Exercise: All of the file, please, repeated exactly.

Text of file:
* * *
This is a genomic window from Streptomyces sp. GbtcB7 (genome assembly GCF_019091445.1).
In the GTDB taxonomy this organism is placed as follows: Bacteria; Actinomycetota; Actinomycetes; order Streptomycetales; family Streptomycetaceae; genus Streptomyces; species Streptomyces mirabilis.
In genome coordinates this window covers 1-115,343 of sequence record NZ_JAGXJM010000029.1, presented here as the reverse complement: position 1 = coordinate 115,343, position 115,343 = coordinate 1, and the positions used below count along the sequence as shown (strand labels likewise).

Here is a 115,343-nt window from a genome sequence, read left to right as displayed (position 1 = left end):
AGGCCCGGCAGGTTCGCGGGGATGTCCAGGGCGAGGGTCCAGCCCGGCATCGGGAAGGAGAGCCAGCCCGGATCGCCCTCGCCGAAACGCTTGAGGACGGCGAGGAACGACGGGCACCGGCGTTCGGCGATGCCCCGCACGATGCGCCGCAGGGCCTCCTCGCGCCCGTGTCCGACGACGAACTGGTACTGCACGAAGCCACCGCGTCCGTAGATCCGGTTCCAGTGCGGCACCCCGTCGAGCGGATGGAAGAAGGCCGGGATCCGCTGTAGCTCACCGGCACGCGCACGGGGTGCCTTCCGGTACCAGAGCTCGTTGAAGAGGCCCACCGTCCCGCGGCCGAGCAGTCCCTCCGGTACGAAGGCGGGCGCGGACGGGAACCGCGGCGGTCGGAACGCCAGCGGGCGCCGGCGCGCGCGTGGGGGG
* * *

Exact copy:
This is a genomic window from Streptomyces sp. GbtcB7 (genome assembly GCF_019091445.1).
In the GTDB taxonomy this organism is placed as follows: Bacteria; Actinomycetota; Actinomycetes; order Streptomycetales; family Streptomycetaceae; genus Streptomyces; species Streptomyces mirabilis.
In genome coordinates this window covers 1-115,343 of sequence record NZ_JAGXJM010000029.1, presented here as the reverse complement: position 1 = coordinate 115,343, position 115,343 = coordinate 1, and the positions used below count along the sequence as shown (strand labels likewise).

Here is a 115,343-nt window from a genome sequence, read left to right as displayed (position 1 = left end):
AGGCCCGGCAGGTTCGCGGGGATGTCCAGGGCGAGGGTCCAGCCCGGCATCGGGAAGGAGAGCCAGCCCGGATCGCCCTCGCCGAAACGCTTGAGGACGGCGAGGAACGACGGGCACCGGCGTTCGGCGATGCCCCGCACGATGCGCCGCAGGGCCTCCTCGCGCCCGTGTCCGACGACGAACTGGTACTGCACGAAGCCACCGCGTCCGTAGATCCGGTTCCAGTGCGGCACCCCGTCGAGCGGATGGAAGAAGGCCGGGATCCGCTGTAGCTCACCGGCACGCGCACGGGGTGCCTTCCGGTACCAGAGCTCGTTGAAGAGGCCCACCGTCCCGCGGCCGAGCAGTCCCTCCGGTACGAAGGCGGGCGCGGACGGGAACCGCGGCGGTCGGAACGCCAGCGGGCGCCGGCGCGCGCGTGGGGGG